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Are Covid vaccine passports really viable?

Controversy Surrounding COVID Passports
Controversy Surrounding COVID Passports

Jacksonville, Fla. – Airlines and others in the travel industry are throwing support behind vaccine passports hoping to boost pandemic-depressed travel. They’re also called health certificates or travel passes and the White House wants them to be free, private and secure, but it also raises questions as to who’s going to issue them and whether the idea is even viable.

The CDC still advises against travel and there are those who say the program would benefit the wealthy and be unfair. University of Central Florida Public Health expert Dr. Yara Asi weighed in on the controversial debate in an interview Thursday on The Morning Show.

“Any program that differentiates between people that are vaccinated versus people that are not is only as fair as vaccine distribution itself. And we know so far that we have disparities both between countries and also within countries. So here in the U.S., we’re seeing racial minorities and low-income populations getting vaccinated at much lower rates,” said Asi. “We’re also seeing inequities with who would have a device or a smartphone that could carry like a digital-type passport. We all know kids can’t get vaccinated quite yet. And there are some people that will choose for health or personal reasons to just not get the vaccine.”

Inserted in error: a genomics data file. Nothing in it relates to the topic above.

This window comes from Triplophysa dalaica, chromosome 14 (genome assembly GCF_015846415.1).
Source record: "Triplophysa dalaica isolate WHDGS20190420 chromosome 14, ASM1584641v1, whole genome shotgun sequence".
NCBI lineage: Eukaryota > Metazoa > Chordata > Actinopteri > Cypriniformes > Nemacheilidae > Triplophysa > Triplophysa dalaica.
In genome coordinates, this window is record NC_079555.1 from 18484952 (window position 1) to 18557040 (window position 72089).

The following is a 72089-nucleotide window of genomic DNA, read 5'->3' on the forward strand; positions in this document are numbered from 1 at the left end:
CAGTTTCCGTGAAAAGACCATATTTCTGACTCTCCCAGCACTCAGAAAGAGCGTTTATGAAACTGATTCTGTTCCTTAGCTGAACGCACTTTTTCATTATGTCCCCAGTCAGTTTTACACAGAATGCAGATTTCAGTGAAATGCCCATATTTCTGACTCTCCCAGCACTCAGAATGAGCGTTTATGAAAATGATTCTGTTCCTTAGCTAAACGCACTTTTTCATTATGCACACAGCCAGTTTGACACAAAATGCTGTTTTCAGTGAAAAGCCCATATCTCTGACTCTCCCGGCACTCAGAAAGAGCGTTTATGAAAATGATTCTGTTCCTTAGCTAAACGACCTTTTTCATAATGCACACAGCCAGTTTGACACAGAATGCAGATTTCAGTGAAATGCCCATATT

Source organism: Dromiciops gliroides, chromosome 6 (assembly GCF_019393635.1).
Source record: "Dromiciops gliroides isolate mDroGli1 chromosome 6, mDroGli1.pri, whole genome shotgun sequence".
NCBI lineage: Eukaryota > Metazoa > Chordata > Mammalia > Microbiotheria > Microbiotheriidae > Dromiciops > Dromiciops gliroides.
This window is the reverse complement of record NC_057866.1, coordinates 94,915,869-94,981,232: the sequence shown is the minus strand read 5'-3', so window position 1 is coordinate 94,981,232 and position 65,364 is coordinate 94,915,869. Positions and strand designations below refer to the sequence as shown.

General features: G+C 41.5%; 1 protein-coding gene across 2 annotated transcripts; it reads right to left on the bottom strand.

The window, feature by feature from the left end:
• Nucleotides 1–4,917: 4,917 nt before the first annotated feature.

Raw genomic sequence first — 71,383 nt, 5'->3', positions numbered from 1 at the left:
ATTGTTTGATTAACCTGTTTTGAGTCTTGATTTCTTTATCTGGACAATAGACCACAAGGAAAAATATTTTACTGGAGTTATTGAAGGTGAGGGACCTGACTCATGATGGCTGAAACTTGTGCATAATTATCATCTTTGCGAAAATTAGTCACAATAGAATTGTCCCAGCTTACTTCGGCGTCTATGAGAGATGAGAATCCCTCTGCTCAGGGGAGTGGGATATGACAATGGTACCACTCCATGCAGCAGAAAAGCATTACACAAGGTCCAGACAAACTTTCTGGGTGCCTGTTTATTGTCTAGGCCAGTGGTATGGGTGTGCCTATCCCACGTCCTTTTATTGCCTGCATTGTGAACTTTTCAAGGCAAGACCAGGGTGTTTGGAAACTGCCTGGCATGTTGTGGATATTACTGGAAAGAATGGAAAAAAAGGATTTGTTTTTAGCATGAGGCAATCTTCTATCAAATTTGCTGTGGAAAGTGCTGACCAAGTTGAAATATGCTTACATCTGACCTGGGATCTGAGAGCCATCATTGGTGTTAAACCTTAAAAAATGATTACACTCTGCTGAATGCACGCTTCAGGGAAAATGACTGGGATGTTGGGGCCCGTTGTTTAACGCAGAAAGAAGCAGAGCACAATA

While countries like the U.K. and China are actually creating government-supported apps and programs for these vaccine passports, those ideas raise concerns in the U.S. about the government or private companies collecting your private health data.

“The World Health Organization did release some guidance, but they can’t actually mandate compliance especially for private companies,” Asi said. “The CDC so far is still only offering those little papers that some of your viewers might have already gotten. It does seem that these apps won’t actually set up who can travel. This is still going to be up to individual states and many states have not yet set policies into place.”

Florida Gov. Ron DeSantis said he is opposed to the idea of a vaccine passport. Meanwhile, Governor David Ige of Hawaii said he is open to the idea.

Asi said there is a big difference in how the states are approaching the issue. She said Florida wants to encourage tourism, whether people who come here are vaccinated or not, while Hawaii wants to ensure that people who are flying into the state from other parts of the world do not add another surge of COVID cases to the area.

It could begin a vaccine passport program by May, but Asi said the state might not need one by then.

“You’re more likely to see, I think, in your town, a sporting venue or a concert hall or a specific airline or cruise line ask for some proof of vaccination before we see any real push out on the global scale,” Asi said. “And my hope is that we’ll have reached herd immunity by that time so these passports will be obsolete anyway.”


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